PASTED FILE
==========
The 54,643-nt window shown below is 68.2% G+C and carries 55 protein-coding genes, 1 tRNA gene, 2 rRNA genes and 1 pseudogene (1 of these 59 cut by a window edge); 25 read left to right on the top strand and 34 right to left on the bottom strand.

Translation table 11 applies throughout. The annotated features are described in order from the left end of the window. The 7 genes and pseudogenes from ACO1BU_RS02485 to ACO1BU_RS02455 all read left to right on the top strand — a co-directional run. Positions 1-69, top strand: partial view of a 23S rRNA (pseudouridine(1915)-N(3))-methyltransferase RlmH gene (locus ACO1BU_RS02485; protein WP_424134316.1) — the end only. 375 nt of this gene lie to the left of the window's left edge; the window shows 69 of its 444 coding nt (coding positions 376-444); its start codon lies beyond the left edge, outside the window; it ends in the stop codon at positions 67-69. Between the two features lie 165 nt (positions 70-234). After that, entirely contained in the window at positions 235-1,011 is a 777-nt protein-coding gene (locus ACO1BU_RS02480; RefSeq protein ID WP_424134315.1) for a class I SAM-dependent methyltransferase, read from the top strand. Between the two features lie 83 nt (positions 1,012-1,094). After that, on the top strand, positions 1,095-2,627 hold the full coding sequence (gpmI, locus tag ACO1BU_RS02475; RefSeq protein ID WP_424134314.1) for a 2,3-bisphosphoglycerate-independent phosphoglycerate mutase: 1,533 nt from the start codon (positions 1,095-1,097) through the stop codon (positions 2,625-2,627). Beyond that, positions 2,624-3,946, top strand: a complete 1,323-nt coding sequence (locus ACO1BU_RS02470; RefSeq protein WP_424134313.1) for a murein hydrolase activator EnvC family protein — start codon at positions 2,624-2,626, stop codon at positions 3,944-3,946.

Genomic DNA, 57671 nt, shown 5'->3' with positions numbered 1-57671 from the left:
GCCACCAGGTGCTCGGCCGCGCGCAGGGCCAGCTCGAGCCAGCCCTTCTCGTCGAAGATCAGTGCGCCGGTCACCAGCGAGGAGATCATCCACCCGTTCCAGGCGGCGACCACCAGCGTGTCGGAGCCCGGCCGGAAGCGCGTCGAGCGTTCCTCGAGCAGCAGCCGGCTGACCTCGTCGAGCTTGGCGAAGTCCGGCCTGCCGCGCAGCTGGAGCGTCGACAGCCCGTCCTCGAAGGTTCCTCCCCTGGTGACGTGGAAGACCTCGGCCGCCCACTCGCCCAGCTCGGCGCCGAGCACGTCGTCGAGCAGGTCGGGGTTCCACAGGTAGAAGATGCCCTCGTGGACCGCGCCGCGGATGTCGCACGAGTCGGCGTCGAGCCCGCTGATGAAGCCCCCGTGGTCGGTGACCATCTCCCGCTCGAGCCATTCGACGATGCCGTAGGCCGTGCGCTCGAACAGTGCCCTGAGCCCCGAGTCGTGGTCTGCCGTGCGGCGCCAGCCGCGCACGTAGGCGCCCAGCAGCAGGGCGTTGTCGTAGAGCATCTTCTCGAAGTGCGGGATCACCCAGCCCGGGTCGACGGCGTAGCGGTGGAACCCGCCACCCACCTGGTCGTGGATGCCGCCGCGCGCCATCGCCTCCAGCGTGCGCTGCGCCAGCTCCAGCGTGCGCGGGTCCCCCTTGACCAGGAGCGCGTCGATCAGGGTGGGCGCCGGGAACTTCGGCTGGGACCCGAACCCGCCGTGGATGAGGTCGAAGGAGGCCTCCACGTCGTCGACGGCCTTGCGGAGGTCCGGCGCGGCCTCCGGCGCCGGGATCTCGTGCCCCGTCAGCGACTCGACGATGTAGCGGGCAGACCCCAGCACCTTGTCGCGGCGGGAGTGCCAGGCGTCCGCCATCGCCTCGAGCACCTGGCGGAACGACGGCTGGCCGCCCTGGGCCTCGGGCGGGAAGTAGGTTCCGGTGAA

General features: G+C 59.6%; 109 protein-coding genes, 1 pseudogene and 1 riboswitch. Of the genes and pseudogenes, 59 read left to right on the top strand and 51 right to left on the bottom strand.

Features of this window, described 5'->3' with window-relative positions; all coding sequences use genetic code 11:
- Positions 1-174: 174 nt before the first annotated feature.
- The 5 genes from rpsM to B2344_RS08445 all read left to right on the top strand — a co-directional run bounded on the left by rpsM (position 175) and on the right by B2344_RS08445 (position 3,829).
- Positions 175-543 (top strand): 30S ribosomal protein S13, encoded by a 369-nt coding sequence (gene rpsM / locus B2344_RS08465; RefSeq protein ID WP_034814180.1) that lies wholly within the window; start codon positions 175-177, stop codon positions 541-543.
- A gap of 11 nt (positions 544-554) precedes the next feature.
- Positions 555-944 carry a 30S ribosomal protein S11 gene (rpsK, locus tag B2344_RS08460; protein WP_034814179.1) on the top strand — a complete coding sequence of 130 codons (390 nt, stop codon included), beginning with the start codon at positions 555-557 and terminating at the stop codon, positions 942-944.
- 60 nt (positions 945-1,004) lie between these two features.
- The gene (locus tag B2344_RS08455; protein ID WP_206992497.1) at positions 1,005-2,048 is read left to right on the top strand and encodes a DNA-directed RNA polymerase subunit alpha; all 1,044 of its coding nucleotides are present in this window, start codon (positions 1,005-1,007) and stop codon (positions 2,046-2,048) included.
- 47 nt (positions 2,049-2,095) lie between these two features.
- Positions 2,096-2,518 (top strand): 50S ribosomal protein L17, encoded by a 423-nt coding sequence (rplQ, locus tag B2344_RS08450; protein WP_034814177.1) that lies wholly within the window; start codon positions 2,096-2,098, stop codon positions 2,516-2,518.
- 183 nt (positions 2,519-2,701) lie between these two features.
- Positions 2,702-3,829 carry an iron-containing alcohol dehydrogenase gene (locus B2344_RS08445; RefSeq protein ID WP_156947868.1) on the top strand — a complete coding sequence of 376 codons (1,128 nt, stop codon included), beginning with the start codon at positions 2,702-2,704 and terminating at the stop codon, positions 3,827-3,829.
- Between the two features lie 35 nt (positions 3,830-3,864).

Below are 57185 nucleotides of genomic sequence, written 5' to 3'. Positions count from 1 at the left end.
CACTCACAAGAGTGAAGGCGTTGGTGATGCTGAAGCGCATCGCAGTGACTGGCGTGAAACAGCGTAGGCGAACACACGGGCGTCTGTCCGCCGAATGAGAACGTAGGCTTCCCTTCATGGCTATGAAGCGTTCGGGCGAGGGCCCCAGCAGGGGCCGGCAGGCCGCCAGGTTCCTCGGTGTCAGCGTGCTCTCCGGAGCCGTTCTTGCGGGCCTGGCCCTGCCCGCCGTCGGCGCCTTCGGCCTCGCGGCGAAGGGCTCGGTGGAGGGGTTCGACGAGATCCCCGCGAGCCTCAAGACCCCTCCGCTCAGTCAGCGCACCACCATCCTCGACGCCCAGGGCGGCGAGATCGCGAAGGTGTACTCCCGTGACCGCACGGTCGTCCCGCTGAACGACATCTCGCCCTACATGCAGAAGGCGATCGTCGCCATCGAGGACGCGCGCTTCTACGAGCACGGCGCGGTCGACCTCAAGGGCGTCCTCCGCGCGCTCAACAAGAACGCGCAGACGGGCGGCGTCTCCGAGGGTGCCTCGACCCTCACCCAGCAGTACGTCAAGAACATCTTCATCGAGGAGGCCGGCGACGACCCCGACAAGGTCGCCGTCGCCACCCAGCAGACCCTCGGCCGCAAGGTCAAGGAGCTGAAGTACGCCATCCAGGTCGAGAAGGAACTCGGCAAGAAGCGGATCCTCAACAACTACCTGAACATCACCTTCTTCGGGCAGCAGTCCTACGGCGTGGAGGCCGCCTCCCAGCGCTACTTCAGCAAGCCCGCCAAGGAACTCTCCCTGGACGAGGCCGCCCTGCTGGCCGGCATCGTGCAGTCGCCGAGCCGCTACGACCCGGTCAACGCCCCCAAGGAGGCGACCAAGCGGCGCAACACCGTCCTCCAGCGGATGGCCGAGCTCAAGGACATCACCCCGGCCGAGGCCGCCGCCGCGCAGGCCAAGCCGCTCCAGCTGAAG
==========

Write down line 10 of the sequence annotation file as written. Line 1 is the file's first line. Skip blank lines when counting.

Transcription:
- A gap of 11 nt (positions 544-554) precedes the next feature.